It makes sense to use video surveillance systems to discourage theft since, according to David Grant Mossman, senior analyst at National Equipment Register (NER), video surveillance can be one of the most significant deterrents to this type of crime.
Headquartered in Jersey City, N.J., NER, a division of the Verisk Crime Analytics unit at Verisk Analytics, is a leading source of information about equipment theft risk.
However, theft prevention isn’t the only way these systems can reduce risk. Consider:
- Video surveillance enabled Brian DeCoster, president of Big Ten Rentals, Iowa City, Iowa, to contradict a woman’s claim that she slipped and fell on his wet floor — there actually was no fall, says DeCoster.
- At Bledsoe’s Equipment, Lee’s Summit, Mo., a customer burned his hand on a walk-behind concrete saw, claiming the heat shield was missing when he rented the equipment. However, says Adam Fouts, Bledsoe’s vice president, counter video surveillance showed the saw was rented and returned with the heat shield intact.
- DeCoster’s video surveillance also confirmed that an employee was watching movies on the job when DeCoster wasn’t around.
- Fouts can monitor his system remotely. This enabled him to confirm a renter’s story that he returned equipment late and after hours, leaving it outside the locked gate. The renter was therefore not charged with conversion when the unit went missing.
Fouts, a former law enforcement officer, says DVRs are located throughout their three locations — two stores in Lee’s Summit and one in Olathe, Kan. Cameras are placed at the front counters and showrooms, in the back shop/loading dock areas, at the front gates — essential for capturing license plates, says Fouts — and at store entrances. Cameras also blanket the rental lot.
He makes it obvious that his stores are under surveillance, explaining this provides more value as a deterrent — a strategy Mossman seconds. “However,” DeCoster says, “if you put up signage, don’t use the words, ‘security camera.’ The last thing you want to do is accept responsibility for someone else’s security.” DeCoster suggests using the word “surveillance” instead.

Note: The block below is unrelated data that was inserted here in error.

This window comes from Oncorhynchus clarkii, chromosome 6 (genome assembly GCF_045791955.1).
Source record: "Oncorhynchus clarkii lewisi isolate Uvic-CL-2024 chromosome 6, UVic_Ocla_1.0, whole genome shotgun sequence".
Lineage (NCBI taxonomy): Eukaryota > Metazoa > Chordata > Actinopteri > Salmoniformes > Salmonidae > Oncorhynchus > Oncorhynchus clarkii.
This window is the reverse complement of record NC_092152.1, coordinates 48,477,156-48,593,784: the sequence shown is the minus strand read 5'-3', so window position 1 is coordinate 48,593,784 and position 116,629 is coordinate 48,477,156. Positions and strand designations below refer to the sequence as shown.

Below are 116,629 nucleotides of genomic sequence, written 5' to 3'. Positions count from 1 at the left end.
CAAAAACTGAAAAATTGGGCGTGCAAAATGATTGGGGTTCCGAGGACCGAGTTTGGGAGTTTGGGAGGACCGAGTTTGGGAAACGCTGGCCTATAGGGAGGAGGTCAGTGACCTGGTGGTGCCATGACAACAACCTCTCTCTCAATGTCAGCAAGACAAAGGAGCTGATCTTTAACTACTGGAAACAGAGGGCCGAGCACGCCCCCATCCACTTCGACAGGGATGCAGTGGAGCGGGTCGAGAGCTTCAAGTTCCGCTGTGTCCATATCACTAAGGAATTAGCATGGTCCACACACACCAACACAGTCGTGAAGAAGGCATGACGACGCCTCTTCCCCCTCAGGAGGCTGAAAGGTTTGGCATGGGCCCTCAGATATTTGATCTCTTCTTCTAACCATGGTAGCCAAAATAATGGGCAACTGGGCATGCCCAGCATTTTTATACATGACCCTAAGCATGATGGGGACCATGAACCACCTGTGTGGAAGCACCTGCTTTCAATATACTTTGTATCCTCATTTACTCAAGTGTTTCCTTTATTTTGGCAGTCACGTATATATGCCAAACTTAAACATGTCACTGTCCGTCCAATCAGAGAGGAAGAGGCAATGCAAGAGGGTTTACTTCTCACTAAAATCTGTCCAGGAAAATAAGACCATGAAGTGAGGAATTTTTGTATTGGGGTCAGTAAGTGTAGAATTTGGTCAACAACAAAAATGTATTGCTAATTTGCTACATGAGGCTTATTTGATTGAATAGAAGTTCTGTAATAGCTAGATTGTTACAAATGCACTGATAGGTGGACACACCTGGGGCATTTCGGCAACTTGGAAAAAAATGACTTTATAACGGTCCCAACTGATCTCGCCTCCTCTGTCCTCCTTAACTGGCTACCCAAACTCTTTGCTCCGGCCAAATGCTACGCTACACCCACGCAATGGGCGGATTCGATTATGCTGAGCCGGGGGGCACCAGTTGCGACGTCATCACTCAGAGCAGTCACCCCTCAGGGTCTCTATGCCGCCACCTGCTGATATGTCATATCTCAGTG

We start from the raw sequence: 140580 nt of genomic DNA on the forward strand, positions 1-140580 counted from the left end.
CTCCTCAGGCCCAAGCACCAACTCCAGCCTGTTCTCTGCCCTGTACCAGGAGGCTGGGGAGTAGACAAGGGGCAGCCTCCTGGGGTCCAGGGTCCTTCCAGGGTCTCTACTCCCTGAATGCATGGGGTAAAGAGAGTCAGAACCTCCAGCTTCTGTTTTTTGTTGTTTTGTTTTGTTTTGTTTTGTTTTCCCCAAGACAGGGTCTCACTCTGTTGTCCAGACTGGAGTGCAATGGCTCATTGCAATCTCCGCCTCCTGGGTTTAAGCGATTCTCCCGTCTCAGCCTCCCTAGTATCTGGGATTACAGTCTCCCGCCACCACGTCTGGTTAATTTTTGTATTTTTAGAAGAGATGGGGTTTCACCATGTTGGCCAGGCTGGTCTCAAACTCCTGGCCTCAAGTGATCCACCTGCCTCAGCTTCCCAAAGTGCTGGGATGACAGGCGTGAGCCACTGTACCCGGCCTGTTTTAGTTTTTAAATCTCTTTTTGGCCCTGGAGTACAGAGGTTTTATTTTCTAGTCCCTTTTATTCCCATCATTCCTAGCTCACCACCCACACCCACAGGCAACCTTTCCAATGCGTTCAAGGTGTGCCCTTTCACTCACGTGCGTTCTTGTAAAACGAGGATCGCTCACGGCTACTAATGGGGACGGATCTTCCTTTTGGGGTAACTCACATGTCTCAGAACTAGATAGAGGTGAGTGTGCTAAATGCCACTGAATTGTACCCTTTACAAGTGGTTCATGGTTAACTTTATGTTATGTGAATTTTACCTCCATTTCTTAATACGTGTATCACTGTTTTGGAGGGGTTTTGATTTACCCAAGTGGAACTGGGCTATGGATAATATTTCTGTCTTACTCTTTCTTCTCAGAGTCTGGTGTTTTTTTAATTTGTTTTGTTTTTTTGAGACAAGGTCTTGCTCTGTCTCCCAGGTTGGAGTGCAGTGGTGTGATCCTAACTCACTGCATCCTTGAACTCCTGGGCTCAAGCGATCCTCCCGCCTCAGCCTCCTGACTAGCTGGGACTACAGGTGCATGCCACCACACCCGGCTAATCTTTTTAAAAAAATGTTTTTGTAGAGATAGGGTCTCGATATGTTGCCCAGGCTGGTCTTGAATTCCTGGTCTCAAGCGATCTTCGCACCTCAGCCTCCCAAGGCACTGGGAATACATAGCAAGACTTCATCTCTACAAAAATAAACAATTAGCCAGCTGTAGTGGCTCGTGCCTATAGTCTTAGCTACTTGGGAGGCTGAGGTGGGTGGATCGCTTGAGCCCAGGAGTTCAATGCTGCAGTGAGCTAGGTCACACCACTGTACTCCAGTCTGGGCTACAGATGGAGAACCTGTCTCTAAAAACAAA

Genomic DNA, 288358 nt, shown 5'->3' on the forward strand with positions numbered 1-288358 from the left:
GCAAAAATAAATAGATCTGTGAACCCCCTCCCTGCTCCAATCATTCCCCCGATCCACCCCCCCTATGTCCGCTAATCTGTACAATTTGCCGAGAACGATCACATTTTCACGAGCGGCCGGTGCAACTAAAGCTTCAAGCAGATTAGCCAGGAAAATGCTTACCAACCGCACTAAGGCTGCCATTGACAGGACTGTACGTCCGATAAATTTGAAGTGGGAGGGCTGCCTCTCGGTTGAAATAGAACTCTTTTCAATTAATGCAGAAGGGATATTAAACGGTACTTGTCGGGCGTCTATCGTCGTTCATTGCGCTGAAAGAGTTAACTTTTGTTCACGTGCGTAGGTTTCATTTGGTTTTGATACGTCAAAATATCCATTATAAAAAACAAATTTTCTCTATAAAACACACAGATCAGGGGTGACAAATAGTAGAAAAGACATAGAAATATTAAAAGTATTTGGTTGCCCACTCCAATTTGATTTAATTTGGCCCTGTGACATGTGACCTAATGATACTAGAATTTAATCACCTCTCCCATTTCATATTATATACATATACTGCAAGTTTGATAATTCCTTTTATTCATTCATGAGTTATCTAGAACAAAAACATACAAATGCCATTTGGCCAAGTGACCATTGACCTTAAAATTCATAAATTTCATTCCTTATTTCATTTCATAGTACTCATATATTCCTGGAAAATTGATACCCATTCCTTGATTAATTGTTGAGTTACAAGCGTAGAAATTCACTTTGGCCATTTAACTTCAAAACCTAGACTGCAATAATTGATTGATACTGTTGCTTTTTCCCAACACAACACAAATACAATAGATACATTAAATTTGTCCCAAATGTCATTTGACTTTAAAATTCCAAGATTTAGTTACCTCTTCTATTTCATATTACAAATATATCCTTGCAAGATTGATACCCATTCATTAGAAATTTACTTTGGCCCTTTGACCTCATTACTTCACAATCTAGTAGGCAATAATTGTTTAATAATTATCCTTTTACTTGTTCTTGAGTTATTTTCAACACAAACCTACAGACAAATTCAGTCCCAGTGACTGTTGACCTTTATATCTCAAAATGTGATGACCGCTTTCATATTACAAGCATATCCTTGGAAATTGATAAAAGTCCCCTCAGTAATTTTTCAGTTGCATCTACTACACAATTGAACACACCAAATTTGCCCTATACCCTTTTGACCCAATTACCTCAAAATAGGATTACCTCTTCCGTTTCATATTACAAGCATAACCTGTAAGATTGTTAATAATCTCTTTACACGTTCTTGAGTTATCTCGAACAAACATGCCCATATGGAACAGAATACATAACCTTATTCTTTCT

Although Fouts says video surveillance is a “must” when it comes to avoiding liability, he emphasizes that, “it’s only as good as your practices, such as making sure your equipment has all guards, warning labels and so on, and that appropriate procedures are followed.”
The same holds true when it comes to security, says Mossman, whose biggest concern with video surveillance is that rental operators
don’t become complacent.
“It can’t be a bandage for poor overall security and poor business practices as it pertains to security,” he says. “Otherwise, all video gives
you is a really nice picture of people getting past your poor security.”
Mossman suggests system testing in real-world conditions, like rain or at dawn when the light is poor. Check also in bright sunlight, which can wash out video, says DeCoster.
Other strategies include:
- Using some concealed cameras. “They don’t work as deterrents, but they’re good at capturing activity on the property and also can show when a property is being cased,” Mossman explains. “People act differently when they know they’re on camera. If they don’t know, they may exhibit casing behavior.”
- Tying your system into your monitored alarm. If the alarm goes off, the alarm company can see the video, says Mossman, explaining that police are more responsive to live video showing a break-in since this confirms the alarm wasn’t accidentally triggered.
- Outsourcing. DeCoster found maintaining the 76 cameras placed throughout his several businesses overwhelming, so he’s transitioning to a security company. They’ll check each location remotely and make necessary repairs — a move prompted by a camera that failed to record the theft of three catalytic converters off of his Penske trucks.
- Upgrading. DeCoster already is making this move to take advantage of new technology. “A few of the new cameras in the warehouse have a feature that shows details even when there is strong backlight from open garage doors,” he says. “They even make cameras that vibrate occasionally to keep spiders from building a web across the lens.”
Also make sure the system actually does capture license plates legibly, says Fouts, adding that outside cameras should be high-quality in order to get as much detail as possible.
“These can be pricey, but it’s very important,” he says. “In my experience as a law enforcement officer, I saw a lot of poor-quality video that was essentially useless, so you don’t want to skimp.”
There also are legal ramifications of video surveillance. For more information on this topic, see the Risk Management column published in the September 2007 issue of Rental Management on page 118.
Maura Paternoster is risk manager for ARA Insurance in Kansas City, Mo. For more information, call 800-821-6580 or visit ARAinsure.com.